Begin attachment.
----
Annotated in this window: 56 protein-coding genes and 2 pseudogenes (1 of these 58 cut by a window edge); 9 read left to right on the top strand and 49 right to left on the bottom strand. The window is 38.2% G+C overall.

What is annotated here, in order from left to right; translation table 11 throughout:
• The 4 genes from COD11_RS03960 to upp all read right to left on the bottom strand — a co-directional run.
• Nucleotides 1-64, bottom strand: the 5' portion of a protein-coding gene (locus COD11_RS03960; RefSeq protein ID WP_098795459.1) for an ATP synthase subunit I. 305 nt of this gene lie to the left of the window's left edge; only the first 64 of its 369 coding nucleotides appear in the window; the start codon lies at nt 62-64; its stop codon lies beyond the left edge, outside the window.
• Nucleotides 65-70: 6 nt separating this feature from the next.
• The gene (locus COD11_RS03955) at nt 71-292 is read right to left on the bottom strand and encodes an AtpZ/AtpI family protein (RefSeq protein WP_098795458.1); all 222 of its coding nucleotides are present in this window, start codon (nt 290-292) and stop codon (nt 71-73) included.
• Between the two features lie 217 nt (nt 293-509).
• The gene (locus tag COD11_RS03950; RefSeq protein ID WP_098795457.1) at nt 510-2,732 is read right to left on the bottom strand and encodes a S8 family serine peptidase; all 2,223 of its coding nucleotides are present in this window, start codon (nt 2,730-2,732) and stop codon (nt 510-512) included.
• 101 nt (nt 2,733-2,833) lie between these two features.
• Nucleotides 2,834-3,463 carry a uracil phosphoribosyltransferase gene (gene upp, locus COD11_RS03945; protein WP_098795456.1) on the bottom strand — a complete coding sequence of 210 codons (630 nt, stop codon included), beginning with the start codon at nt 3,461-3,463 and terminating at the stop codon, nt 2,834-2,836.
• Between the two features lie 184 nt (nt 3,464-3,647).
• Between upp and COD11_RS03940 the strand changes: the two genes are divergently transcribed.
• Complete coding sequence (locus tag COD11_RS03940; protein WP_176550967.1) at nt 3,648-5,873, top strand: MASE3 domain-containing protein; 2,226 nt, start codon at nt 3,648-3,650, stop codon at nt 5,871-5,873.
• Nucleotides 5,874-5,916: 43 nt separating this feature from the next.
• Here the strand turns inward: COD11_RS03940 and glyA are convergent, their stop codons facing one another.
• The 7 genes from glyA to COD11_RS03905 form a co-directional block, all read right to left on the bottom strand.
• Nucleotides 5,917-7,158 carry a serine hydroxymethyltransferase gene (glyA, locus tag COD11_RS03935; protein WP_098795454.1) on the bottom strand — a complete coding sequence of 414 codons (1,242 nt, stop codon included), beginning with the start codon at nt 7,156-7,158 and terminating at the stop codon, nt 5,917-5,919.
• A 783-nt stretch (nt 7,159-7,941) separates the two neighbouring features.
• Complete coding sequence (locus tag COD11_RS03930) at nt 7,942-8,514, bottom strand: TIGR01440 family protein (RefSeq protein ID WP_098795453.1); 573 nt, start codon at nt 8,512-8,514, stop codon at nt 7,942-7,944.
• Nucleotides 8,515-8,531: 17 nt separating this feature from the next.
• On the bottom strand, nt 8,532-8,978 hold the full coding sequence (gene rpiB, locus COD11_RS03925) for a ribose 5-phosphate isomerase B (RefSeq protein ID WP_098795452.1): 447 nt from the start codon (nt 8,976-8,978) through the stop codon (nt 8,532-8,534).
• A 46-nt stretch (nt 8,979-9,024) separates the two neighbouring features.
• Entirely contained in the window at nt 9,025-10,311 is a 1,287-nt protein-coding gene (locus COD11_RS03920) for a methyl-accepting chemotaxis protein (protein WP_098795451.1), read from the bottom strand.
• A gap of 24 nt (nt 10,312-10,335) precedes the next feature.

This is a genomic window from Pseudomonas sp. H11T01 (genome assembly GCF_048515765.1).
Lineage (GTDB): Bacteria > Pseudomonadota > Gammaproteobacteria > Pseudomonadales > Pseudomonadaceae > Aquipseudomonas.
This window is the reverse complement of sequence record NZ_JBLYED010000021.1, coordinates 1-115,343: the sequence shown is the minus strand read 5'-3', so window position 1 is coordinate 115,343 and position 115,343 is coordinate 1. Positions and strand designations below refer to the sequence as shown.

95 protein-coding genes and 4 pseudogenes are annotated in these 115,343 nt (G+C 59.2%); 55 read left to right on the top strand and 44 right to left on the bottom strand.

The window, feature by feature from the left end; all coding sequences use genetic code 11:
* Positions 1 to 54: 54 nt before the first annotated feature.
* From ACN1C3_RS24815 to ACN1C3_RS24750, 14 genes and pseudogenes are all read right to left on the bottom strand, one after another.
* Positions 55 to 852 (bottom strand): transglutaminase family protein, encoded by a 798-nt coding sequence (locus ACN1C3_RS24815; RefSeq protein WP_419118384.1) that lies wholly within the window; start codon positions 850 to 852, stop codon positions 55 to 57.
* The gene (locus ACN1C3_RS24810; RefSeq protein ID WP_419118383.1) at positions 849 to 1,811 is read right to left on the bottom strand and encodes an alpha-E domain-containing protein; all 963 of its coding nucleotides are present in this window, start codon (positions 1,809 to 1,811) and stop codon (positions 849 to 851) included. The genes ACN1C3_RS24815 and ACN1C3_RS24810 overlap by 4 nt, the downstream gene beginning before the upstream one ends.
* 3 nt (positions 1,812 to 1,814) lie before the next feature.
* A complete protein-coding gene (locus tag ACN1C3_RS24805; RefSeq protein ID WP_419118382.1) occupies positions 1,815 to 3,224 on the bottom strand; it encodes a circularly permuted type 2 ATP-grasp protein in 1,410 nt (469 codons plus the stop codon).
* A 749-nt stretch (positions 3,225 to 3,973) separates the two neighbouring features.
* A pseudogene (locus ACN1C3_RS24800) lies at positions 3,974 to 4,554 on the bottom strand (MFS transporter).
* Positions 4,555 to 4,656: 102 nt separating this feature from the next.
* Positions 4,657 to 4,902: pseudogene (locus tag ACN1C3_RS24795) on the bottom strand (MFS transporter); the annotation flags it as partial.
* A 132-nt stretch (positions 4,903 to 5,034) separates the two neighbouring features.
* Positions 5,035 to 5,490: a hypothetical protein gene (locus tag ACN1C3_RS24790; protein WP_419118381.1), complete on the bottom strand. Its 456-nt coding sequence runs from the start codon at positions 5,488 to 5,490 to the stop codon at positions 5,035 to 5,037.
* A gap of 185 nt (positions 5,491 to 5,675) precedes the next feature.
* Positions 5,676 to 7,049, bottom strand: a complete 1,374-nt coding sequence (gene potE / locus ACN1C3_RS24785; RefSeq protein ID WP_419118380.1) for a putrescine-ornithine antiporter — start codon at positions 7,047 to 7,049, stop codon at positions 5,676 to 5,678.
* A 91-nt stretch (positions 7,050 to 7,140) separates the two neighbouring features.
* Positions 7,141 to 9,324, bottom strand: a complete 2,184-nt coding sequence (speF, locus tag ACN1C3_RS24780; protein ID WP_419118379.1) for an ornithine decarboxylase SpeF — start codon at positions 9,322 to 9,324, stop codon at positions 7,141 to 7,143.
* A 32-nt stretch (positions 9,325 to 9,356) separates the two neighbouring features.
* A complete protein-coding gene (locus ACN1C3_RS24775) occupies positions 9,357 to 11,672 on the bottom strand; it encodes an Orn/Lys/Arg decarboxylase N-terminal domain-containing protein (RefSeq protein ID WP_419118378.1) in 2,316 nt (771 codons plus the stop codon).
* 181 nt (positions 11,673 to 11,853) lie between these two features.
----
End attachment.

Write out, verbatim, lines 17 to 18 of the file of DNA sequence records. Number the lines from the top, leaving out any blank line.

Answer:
• Nucleotides 5,917-7,158 carry a serine hydroxymethyltransferase gene (glyA, locus tag COD11_RS03935; protein WP_098795454.1) on the bottom strand — a complete coding sequence of 414 codons (1,242 nt, stop codon included), beginning with the start codon at nt 7,156-7,158 and terminating at the stop codon, nt 5,917-5,919.
• A 783-nt stretch (nt 7,159-7,941) separates the two neighbouring features.